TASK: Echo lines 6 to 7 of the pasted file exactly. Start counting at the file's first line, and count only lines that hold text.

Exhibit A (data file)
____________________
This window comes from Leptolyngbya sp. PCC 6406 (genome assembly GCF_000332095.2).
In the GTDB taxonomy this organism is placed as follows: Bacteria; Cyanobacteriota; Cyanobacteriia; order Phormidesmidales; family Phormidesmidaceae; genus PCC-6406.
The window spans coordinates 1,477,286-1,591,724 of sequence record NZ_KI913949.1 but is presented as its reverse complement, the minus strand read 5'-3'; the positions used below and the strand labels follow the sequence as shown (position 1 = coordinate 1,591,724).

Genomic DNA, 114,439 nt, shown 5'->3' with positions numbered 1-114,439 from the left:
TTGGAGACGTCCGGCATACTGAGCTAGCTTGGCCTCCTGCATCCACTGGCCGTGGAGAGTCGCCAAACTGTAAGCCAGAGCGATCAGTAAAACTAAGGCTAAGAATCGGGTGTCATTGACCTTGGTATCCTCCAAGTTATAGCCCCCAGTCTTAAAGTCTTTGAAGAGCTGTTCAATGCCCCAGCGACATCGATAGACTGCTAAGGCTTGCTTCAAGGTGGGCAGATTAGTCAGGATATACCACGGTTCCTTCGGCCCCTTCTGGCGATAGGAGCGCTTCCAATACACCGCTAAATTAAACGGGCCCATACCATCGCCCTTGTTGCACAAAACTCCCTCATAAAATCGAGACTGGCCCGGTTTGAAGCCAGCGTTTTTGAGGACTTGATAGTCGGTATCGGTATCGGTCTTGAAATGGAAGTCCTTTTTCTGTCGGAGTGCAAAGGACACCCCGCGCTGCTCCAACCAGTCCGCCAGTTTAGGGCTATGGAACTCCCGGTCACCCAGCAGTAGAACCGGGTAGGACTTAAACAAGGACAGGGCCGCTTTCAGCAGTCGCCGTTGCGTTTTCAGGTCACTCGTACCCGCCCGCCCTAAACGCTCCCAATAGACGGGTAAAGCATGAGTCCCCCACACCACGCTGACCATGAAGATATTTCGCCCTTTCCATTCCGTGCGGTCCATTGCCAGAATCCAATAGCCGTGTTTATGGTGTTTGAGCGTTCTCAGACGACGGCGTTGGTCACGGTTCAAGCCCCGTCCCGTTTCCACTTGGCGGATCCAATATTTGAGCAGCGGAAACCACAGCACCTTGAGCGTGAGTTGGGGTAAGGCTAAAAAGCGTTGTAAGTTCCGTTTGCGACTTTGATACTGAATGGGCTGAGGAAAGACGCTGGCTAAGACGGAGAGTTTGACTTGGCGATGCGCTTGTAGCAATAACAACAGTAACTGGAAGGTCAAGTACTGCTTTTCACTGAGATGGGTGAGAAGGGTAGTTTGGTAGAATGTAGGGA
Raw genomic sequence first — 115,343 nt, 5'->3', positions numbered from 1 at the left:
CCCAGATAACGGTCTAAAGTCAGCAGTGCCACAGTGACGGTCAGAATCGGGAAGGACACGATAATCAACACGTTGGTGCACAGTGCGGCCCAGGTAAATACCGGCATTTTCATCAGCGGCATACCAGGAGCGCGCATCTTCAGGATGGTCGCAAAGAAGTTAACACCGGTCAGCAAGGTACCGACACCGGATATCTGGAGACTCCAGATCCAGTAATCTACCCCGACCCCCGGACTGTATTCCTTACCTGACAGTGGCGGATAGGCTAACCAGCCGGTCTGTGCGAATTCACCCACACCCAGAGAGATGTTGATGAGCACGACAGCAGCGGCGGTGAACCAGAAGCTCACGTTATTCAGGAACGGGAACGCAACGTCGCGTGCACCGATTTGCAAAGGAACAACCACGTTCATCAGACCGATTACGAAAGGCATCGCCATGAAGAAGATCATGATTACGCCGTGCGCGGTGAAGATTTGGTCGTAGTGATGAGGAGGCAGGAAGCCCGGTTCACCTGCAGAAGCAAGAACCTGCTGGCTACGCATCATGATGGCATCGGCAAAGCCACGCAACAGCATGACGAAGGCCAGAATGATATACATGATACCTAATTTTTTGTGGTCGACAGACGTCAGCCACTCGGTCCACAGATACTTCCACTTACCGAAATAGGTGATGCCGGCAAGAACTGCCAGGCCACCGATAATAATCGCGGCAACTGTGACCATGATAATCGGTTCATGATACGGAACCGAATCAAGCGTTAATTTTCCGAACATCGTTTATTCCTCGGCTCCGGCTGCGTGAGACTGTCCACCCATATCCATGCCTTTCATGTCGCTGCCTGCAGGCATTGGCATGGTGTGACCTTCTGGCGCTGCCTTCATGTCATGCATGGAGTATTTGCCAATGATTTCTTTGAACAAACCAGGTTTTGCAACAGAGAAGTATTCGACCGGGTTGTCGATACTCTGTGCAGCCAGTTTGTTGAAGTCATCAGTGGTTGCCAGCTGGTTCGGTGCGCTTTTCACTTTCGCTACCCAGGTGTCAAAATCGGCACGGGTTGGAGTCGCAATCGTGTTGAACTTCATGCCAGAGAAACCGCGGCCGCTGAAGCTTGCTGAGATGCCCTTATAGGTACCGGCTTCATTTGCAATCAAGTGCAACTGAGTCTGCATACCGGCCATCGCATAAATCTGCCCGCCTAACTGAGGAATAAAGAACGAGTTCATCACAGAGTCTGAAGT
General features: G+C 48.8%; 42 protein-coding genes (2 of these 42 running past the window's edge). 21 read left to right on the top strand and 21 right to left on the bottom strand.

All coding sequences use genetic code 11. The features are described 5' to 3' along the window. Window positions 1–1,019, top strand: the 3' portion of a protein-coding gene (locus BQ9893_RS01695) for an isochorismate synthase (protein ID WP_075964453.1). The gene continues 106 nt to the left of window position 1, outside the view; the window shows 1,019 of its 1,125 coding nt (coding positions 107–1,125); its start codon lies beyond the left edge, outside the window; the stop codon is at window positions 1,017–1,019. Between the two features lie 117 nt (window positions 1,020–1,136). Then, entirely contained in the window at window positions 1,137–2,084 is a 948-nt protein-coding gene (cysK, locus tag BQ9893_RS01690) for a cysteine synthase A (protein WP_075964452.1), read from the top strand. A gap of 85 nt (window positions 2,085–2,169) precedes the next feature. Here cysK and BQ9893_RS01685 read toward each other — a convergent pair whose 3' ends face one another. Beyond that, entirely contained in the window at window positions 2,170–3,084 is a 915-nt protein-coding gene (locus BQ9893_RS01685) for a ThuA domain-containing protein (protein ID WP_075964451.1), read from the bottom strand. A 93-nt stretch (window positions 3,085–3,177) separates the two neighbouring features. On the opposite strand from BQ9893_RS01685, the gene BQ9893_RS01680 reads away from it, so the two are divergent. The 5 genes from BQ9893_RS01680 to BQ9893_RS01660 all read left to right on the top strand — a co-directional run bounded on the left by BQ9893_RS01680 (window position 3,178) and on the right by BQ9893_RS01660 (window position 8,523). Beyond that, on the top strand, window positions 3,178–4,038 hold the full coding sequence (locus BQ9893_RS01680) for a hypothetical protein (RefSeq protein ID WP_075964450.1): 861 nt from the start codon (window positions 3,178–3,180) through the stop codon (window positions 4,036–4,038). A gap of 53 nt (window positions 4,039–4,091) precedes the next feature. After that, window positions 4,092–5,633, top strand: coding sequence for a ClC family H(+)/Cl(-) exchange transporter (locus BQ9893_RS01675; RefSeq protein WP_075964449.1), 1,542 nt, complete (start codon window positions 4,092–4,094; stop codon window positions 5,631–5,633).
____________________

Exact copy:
Raw genomic sequence first — 115,343 nt, 5'->3', positions numbered from 1 at the left:
CCCAGATAACGGTCTAAAGTCAGCAGTGCCACAGTGACGGTCAGAATCGGGAAGGACACGATAATCAACACGTTGGTGCACAGTGCGGCCCAGGTAAATACCGGCATTTTCATCAGCGGCATACCAGGAGCGCGCATCTTCAGGATGGTCGCAAAGAAGTTAACACCGGTCAGCAAGGTACCGACACCGGATATCTGGAGACTCCAGATCCAGTAATCTACCCCGACCCCCGGACTGTATTCCTTACCTGACAGTGGCGGATAGGCTAACCAGCCGGTCTGTGCGAATTCACCCACACCCAGAGAGATGTTGATGAGCACGACAGCAGCGGCGGTGAACCAGAAGCTCACGTTATTCAGGAACGGGAACGCAACGTCGCGTGCACCGATTTGCAAAGGAACAACCACGTTCATCAGACCGATTACGAAAGGCATCGCCATGAAGAAGATCATGATTACGCCGTGCGCGGTGAAGATTTGGTCGTAGTGATGAGGAGGCAGGAAGCCCGGTTCACCTGCAGAAGCAAGAACCTGCTGGCTACGCATCATGATGGCATCGGCAAAGCCACGCAACAGCATGACGAAGGCCAGAATGATATACATGATACCTAATTTTTTGTGGTCGACAGACGTCAGCCACTCGGTCCACAGATACTTCCACTTACCGAAATAGGTGATGCCGGCAAGAACTGCCAGGCCACCGATAATAATCGCGGCAACTGTGACCATGATAATCGGTTCATGATACGGAACCGAATCAAGCGTTAATTTTCCGAACATCGTTTATTCCTCGGCTCCGGCTGCGTGAGACTGTCCACCCATATCCATGCCTTTCATGTCGCTGCCTGCAGGCATTGGCATGGTGTGACCTTCTGGCGCTGCCTTCATGTCATGCATGGAGTATTTGCCAATGATTTCTTTGAACAAACCAGGTTTTGCAACAGAGAAGTATTCGACCGGGTTGTCGATACTCTGTGCAGCCAGTTTGTTGAAGTCATCAGTGGTTGCCAGCTGGTTCGGTGCGCTTTTCACTTTCGCTACCCAGGTGTCAAAATCGGCACGGGTTGGAGTCGCAATCGTGTTGAACTTCATGCCAGAGAAACCGCGGCCGCTGAAGCTTGCTGAGATGCCCTTATAGGTACCGGCTTCATTTGCAATCAAGTGCAACTGAGTCTGCATACCGGCCATCGCATAAATCTGCCCGCCTAACTGAGGAATAAAGAACGAGTTCATCACAGAGTCTGAAGT